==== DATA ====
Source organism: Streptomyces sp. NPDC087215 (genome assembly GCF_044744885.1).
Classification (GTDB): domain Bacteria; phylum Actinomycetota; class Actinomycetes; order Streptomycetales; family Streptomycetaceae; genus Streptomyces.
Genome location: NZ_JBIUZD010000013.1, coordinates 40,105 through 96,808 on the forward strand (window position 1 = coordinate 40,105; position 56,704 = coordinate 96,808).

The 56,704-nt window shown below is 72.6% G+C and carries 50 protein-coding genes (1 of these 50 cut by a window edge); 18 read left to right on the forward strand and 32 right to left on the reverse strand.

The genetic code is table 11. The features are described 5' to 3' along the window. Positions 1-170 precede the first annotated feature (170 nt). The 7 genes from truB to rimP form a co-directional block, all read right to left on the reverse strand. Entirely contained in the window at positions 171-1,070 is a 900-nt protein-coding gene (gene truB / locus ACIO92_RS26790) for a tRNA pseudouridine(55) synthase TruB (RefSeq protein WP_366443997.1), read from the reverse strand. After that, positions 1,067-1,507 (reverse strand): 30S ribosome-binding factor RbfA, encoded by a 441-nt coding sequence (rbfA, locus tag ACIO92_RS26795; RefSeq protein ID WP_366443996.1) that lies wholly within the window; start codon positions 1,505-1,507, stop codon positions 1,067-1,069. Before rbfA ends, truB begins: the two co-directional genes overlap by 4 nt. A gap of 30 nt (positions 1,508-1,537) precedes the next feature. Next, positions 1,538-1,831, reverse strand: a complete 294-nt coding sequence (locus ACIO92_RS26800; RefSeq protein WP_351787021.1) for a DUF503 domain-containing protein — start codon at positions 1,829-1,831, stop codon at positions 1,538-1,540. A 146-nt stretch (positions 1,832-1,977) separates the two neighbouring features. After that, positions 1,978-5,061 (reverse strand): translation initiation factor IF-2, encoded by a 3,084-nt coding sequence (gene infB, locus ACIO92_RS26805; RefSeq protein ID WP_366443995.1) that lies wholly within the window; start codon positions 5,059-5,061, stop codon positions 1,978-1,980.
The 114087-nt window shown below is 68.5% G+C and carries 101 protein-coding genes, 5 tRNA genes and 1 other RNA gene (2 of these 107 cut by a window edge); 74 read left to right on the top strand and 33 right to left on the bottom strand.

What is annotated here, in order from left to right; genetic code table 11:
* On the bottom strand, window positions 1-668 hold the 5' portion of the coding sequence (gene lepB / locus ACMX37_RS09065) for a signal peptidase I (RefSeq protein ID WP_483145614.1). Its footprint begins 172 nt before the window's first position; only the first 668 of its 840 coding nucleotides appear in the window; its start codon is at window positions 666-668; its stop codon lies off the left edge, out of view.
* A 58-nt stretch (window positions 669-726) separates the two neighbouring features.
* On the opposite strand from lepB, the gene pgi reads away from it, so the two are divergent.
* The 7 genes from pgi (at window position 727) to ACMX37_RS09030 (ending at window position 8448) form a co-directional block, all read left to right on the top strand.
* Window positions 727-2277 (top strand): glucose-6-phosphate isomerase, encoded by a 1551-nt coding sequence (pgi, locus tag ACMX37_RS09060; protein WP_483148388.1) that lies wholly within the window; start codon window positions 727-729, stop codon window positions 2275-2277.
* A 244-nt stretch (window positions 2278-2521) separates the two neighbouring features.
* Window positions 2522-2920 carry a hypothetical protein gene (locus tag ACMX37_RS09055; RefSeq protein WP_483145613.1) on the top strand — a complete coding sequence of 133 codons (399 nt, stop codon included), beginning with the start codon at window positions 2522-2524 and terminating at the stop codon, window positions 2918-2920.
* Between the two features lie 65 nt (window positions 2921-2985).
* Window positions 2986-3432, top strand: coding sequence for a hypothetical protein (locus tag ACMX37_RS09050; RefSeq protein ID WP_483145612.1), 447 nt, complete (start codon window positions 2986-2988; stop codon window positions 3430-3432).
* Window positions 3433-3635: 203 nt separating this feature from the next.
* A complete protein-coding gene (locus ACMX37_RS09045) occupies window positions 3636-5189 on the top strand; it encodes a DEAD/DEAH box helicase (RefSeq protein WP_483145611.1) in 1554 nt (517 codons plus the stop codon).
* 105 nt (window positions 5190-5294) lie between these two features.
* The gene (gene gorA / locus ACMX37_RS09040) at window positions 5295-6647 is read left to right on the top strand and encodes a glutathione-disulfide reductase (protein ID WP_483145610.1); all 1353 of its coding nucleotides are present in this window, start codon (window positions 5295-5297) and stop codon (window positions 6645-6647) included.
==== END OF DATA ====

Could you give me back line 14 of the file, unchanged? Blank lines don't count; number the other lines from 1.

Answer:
* Window positions 2522-2920 carry a hypothetical protein gene (locus tag ACMX37_RS09055; RefSeq protein WP_483145613.1) on the top strand — a complete coding sequence of 133 codons (399 nt, stop codon included), beginning with the start codon at window positions 2522-2524 and terminating at the stop codon, window positions 2918-2920.